No immunosuppression is required in clinical application of cell transplantation. Of estimated 5 to 25 million patients treated by cell transplantation worldwide , 99.99% underwent allogeneic or xenogeneic transplantation without immunosuppression. In its approbation of islet cell transplantation for clinical practice in 1984 the Ministry of Health of USSR stated under 4/ that no immunosuppression is necessary, providing that guidelines for preparation of cell transplants are followed: namely the use of primary cell culture. Of 22 recent studies described in this paper (1 -22), in 5 dealing with cell xenotransplantation no immunosuppression was used, and in 12 about allogeneic CT the authors utilized immunosuppresssion in 3 studies only.
Cell transplants can be prepared for patient treatment from any vertebrate, from Homo Sapiens to fish. The sole exception is frontal lobe of the brain which animals lack, and so frontal lobe cell transplants have to be of human fetal origin. For obvious ethical, moral, religious, and practical, reasons only cell xenotransplantation has been used in Germany and other western European countries until recently. In USSR human fetal tissue transplantation was abandoned after 1988 in favor of xenotransplantation. The scientific basis for the use of cell xenotransplantation has been the principle of "organospecificity".
Key cells of the same organ or tissue are the same in Nature, regardless of the species of origin, e.g. they are organ-specific (or tissue-specific) and not species-specific, and the same applies to any of over 200 kinds of cells found in human or animal body. In 1898 E.B. Wilson described his observation that in various genera the same organs always originated from the same group of cells, e.g. organospecificity (33).
There are no antigenic differences between the corresponding cells of identical organ of different animal species (and man), and cell surface antibodies are organ-specific (or tissue-specific) and non-species specific. This is another proof of organospecificity (34, 35, 36). Organospecificity has been ' res ipsa loquitur' for German and USSR cell transplantologists.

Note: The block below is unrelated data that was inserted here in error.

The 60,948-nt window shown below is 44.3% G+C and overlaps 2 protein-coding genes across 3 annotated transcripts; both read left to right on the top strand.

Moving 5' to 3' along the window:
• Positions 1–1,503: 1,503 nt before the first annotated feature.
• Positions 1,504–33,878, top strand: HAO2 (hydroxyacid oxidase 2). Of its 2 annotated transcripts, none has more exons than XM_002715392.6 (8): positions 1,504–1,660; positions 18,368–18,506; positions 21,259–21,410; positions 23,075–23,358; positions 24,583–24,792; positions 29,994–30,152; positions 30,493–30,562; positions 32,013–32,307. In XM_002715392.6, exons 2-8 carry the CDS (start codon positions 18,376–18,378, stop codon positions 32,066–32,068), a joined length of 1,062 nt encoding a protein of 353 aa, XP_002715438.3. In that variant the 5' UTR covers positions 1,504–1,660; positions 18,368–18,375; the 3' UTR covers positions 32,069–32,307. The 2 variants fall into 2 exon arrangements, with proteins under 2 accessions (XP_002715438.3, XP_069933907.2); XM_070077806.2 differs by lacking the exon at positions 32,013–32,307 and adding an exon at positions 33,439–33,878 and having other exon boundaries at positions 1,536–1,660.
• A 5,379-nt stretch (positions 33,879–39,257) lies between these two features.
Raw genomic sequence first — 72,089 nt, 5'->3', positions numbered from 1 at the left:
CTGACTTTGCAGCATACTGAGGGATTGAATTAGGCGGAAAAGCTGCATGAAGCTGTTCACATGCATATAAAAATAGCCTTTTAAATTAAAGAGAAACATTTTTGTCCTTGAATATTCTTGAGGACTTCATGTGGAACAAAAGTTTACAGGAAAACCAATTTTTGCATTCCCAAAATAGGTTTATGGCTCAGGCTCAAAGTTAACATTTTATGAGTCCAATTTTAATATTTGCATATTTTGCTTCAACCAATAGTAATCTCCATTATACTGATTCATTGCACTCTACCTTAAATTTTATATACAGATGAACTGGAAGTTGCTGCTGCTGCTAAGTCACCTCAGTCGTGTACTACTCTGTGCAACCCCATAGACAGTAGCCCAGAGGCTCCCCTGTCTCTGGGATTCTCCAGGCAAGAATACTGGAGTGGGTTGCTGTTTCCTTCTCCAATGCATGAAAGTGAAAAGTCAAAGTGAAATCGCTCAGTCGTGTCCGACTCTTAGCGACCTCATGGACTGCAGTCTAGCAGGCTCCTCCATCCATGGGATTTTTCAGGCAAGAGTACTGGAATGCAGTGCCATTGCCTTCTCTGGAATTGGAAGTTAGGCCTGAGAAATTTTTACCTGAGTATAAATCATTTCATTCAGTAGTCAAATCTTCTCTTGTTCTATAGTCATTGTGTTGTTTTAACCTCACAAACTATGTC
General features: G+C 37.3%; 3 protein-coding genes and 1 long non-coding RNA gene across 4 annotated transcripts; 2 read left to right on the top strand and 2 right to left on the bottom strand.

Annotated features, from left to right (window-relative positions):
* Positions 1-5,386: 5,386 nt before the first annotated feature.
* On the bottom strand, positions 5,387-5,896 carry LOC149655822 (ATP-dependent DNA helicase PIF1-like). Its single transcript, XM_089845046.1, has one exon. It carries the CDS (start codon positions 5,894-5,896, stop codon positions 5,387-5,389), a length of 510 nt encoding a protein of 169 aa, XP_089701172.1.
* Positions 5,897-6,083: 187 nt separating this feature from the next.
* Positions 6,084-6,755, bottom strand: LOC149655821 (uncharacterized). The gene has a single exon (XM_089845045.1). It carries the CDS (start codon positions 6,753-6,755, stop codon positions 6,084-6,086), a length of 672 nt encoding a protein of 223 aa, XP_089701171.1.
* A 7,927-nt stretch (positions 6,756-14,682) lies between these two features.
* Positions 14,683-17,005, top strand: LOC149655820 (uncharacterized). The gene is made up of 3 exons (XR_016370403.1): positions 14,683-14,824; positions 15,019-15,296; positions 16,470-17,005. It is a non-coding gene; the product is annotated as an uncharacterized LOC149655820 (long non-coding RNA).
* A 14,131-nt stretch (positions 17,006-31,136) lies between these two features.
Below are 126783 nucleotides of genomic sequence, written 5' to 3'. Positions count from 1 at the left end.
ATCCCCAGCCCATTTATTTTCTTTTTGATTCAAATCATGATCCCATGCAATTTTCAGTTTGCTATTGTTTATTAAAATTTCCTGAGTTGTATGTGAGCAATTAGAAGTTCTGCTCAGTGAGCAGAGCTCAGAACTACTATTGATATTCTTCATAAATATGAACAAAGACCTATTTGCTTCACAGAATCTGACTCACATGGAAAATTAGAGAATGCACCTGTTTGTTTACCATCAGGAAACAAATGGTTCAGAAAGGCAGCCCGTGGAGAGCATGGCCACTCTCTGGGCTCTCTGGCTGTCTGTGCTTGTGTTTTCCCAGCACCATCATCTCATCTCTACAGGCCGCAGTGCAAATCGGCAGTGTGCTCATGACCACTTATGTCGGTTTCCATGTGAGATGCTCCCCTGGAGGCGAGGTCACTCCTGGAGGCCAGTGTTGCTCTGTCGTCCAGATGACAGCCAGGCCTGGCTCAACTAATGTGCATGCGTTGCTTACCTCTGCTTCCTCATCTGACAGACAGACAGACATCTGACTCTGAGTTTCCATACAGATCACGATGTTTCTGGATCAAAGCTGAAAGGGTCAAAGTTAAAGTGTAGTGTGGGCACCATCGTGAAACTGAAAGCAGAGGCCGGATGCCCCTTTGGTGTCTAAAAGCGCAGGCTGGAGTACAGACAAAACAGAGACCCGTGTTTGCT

Development of molecular cell biology during the last century was based on the fact that all eukaryotic cells in Nature are built and function according to the same laws. Great majority of proteins from different organisms (including man) is similar over the entire amino acid sequence, e.g. they are homologous of each other (37).
Since 1987 the author used solely fetal cell xeno-transplants of rabbit origin, prepared by primary organ culture. In Figure 1 compare microphotographs of histology of rabbit adult myocardium (a), with histology of primary organ culture of rabbit fetal cardiomyoblasts after 48 hours (b), and with the same primary organ culture as seen live unstained in inverted microscope, after 96 hours (c). After reviewing Figure 1 find pictures of human adult and fetal myocardium in any standard histology and embryology textbooks and be surprised by morphological similarities between human and rabbit myocardium.……..and in the future
Autologous cell transplantation, of skeletal myoblasts, or mononuclear bone marrow stem cells, directly into damaged myocardium, is a reliable treatment for patients with serious myocardial infarction, or heart failure, who do not need cell transplantation immediately to save their life, and are hospitalized in a top hospital, with qualified invasive cardiologists, and excellent tissue culture laboratory.
If this therapeutic method should become important for the health care system worldwide, stem cell xeno-transplantation will probably have to be utilized. Stem cell xeno-transplants can be delivered to any hospital without delay, at all times, and transplanted indirectly into liver if interventional cardiologist is not at hand, without immunosuppression. Subsequently such patient can be transferred to the high level hospital for the specialist's care.REFERENCES
Copyright 2004 - Medical Investigations Society
The following images related to this document are available: